A city under a tyrant is always in turmoil as the tyrant endlessly stir up fears that there are enemies to the people to keep the people distracted to consolidate his power and control. He wages wars and tries to eliminate all dissenters and people of wisdom and insight because they threaten his hold on power. Therefore, his citizens have the least freedom and are the least happy. Although he is able to indulge in all his desires, (even those lawless desires that one would act out only in dreams, Book 9, 571a-572b) he is constantly in fear of opposition and assassination, and cannot trust anyone (Book 8, 566d-569c)and so, is the unhappiest (Book 9, 576b-580a). The soul of a tyrannical man is the same. All that rules his soul is his appetite fueled by erotic love. Neither spirit nor reason remains to restrain his desires and all virtues have long since ceased to exist, making him the most unjust of men (Book 9, 572b-576b).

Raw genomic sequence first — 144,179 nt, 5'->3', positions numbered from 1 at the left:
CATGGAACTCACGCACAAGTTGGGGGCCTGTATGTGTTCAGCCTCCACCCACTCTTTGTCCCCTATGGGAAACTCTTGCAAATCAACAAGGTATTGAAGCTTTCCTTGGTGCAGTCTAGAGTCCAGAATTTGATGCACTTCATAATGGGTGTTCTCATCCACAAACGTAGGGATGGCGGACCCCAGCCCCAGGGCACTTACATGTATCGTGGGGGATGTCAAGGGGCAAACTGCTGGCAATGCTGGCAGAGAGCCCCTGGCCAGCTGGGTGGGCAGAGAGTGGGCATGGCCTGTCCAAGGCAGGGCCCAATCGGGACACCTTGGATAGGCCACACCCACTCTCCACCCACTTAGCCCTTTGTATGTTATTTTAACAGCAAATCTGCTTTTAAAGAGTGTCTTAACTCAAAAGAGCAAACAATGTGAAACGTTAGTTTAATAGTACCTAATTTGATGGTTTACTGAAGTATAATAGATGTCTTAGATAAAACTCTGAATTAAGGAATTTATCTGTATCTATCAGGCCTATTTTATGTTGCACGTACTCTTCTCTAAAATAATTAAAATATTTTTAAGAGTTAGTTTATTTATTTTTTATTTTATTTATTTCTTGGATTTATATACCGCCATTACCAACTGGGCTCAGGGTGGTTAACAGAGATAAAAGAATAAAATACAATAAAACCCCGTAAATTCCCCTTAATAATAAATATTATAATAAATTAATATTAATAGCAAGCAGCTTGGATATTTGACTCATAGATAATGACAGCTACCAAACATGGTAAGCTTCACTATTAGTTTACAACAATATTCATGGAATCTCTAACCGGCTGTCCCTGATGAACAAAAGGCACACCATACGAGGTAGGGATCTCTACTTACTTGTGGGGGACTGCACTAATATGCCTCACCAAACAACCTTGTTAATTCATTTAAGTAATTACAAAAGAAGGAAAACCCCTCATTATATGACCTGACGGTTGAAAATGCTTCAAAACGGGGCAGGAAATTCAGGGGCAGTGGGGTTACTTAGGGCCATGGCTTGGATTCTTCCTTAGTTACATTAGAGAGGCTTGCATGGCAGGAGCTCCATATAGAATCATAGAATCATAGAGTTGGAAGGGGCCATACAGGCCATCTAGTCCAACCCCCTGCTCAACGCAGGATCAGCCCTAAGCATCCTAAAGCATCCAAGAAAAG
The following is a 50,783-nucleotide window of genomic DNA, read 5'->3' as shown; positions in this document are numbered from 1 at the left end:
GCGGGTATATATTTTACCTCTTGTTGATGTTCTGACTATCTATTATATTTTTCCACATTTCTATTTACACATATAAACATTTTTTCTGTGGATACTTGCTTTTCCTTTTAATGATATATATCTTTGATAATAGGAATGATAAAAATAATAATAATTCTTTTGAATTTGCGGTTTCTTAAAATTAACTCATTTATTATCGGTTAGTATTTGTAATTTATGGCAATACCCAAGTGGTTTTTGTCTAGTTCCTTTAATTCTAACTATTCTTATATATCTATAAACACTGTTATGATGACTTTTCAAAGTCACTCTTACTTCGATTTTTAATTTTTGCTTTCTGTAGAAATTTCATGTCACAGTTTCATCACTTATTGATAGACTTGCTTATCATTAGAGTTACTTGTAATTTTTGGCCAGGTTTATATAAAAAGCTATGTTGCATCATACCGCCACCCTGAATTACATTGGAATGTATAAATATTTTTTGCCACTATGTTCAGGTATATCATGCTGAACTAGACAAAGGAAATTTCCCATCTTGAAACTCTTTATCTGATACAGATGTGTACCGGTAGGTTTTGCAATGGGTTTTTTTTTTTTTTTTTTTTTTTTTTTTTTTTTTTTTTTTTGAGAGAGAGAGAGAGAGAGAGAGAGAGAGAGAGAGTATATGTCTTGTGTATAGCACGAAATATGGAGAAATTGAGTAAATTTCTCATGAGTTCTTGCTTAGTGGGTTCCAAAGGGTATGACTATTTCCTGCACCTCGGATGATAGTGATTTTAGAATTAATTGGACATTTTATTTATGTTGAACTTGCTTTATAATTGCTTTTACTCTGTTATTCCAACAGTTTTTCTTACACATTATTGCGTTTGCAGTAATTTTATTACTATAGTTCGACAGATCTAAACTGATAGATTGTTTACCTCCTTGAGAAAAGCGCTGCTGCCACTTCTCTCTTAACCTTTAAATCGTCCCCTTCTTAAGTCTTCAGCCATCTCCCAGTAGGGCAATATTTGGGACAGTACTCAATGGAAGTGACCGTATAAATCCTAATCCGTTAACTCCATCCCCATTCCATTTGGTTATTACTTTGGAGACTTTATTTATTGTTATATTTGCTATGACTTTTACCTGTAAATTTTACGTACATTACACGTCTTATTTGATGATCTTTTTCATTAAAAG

Having seen all five constitutions of the city and soul, we can now look at why democracy and democratic man is second-removed from being the worst constitution. Whereas the democratic man still possesses his reason and spirit in conjunction with his appetite, the tyrant is only aware of his appetite, making democracy above tyranny and therefore not as unjust as the tyrant. It is below the other three constitutions because there is no distinction in the roles between the three parts of the city or the soul as they are considered equal in the name of total freedom, making the democratic city and man more unjust than the previous three constitutions and thus, the second unhappiest (Book 4, 443d).